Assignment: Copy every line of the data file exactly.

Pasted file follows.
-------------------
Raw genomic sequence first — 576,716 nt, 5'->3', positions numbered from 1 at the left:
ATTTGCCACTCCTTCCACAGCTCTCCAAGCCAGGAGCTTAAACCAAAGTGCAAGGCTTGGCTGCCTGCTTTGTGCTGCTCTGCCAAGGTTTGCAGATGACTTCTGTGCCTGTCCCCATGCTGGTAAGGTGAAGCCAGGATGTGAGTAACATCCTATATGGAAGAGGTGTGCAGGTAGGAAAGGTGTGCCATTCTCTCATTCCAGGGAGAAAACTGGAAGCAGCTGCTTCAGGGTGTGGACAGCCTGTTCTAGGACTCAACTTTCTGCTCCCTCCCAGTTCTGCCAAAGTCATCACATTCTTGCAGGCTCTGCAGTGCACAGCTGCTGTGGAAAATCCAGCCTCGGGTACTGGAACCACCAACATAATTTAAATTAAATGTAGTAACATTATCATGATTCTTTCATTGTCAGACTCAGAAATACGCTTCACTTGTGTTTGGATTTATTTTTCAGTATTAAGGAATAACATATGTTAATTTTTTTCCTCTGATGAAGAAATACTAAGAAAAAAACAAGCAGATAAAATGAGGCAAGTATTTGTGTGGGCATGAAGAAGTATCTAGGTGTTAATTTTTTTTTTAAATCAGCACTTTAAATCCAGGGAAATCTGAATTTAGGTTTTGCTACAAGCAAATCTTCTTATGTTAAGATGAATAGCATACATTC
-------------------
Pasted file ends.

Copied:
Raw genomic sequence first — 576,716 nt, 5'->3', positions numbered from 1 at the left:
ATTTGCCACTCCTTCCACAGCTCTCCAAGCCAGGAGCTTAAACCAAAGTGCAAGGCTTGGCTGCCTGCTTTGTGCTGCTCTGCCAAGGTTTGCAGATGACTTCTGTGCCTGTCCCCATGCTGGTAAGGTGAAGCCAGGATGTGAGTAACATCCTATATGGAAGAGGTGTGCAGGTAGGAAAGGTGTGCCATTCTCTCATTCCAGGGAGAAAACTGGAAGCAGCTGCTTCAGGGTGTGGACAGCCTGTTCTAGGACTCAACTTTCTGCTCCCTCCCAGTTCTGCCAAAGTCATCACATTCTTGCAGGCTCTGCAGTGCACAGCTGCTGTGGAAAATCCAGCCTCGGGTACTGGAACCACCAACATAATTTAAATTAAATGTAGTAACATTATCATGATTCTTTCATTGTCAGACTCAGAAATACGCTTCACTTGTGTTTGGATTTATTTTTCAGTATTAAGGAATAACATATGTTAATTTTTTTCCTCTGATGAAGAAATACTAAGAAAAAAACAAGCAGATAAAATGAGGCAAGTATTTGTGTGGGCATGAAGAAGTATCTAGGTGTTAATTTTTTTTTTAAATCAGCACTTTAAATCCAGGGAAATCTGAATTTAGGTTTTGCTACAAGCAAATCTTCTTATGTTAAGATGAATAGCATACATTC